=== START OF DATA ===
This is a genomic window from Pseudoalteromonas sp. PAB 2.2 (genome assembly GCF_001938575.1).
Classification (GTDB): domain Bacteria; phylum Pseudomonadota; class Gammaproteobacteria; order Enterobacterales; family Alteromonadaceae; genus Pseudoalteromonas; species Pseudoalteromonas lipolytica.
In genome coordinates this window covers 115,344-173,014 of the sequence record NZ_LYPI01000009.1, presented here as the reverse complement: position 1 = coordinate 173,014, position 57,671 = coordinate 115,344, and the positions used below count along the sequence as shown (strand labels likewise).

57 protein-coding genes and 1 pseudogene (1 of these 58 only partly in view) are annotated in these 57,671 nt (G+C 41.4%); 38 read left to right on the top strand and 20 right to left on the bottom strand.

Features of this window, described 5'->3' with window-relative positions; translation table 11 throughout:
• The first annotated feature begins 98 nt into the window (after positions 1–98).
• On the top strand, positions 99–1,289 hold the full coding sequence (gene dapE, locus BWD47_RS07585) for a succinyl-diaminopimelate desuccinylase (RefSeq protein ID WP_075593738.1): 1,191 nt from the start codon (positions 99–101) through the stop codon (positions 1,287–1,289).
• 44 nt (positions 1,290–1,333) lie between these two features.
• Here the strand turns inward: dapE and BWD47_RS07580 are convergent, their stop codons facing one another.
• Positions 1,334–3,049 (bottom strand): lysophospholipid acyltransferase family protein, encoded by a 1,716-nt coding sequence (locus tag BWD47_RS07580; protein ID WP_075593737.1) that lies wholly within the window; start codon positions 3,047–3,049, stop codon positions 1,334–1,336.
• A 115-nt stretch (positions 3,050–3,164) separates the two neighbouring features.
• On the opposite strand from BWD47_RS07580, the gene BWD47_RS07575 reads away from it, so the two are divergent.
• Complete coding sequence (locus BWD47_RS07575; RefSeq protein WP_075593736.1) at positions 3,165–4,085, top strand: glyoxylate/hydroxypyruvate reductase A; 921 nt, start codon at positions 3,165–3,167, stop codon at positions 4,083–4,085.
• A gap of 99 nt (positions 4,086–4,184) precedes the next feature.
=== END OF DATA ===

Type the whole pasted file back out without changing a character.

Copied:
This is a genomic window from Pseudoalteromonas sp. PAB 2.2 (genome assembly GCF_001938575.1).
Classification (GTDB): domain Bacteria; phylum Pseudomonadota; class Gammaproteobacteria; order Enterobacterales; family Alteromonadaceae; genus Pseudoalteromonas; species Pseudoalteromonas lipolytica.
In genome coordinates this window covers 115,344-173,014 of the sequence record NZ_LYPI01000009.1, presented here as the reverse complement: position 1 = coordinate 173,014, position 57,671 = coordinate 115,344, and the positions used below count along the sequence as shown (strand labels likewise).

57 protein-coding genes and 1 pseudogene (1 of these 58 only partly in view) are annotated in these 57,671 nt (G+C 41.4%); 38 read left to right on the top strand and 20 right to left on the bottom strand.

Features of this window, described 5'->3' with window-relative positions; translation table 11 throughout:
• The first annotated feature begins 98 nt into the window (after positions 1–98).
• On the top strand, positions 99–1,289 hold the full coding sequence (gene dapE, locus BWD47_RS07585) for a succinyl-diaminopimelate desuccinylase (RefSeq protein ID WP_075593738.1): 1,191 nt from the start codon (positions 99–101) through the stop codon (positions 1,287–1,289).
• 44 nt (positions 1,290–1,333) lie between these two features.
• Here the strand turns inward: dapE and BWD47_RS07580 are convergent, their stop codons facing one another.
• Positions 1,334–3,049 (bottom strand): lysophospholipid acyltransferase family protein, encoded by a 1,716-nt coding sequence (locus tag BWD47_RS07580; protein ID WP_075593737.1) that lies wholly within the window; start codon positions 3,047–3,049, stop codon positions 1,334–1,336.
• A 115-nt stretch (positions 3,050–3,164) separates the two neighbouring features.
• On the opposite strand from BWD47_RS07580, the gene BWD47_RS07575 reads away from it, so the two are divergent.
• Complete coding sequence (locus BWD47_RS07575; RefSeq protein WP_075593736.1) at positions 3,165–4,085, top strand: glyoxylate/hydroxypyruvate reductase A; 921 nt, start codon at positions 3,165–3,167, stop codon at positions 4,083–4,085.
• A gap of 99 nt (positions 4,086–4,184) precedes the next feature.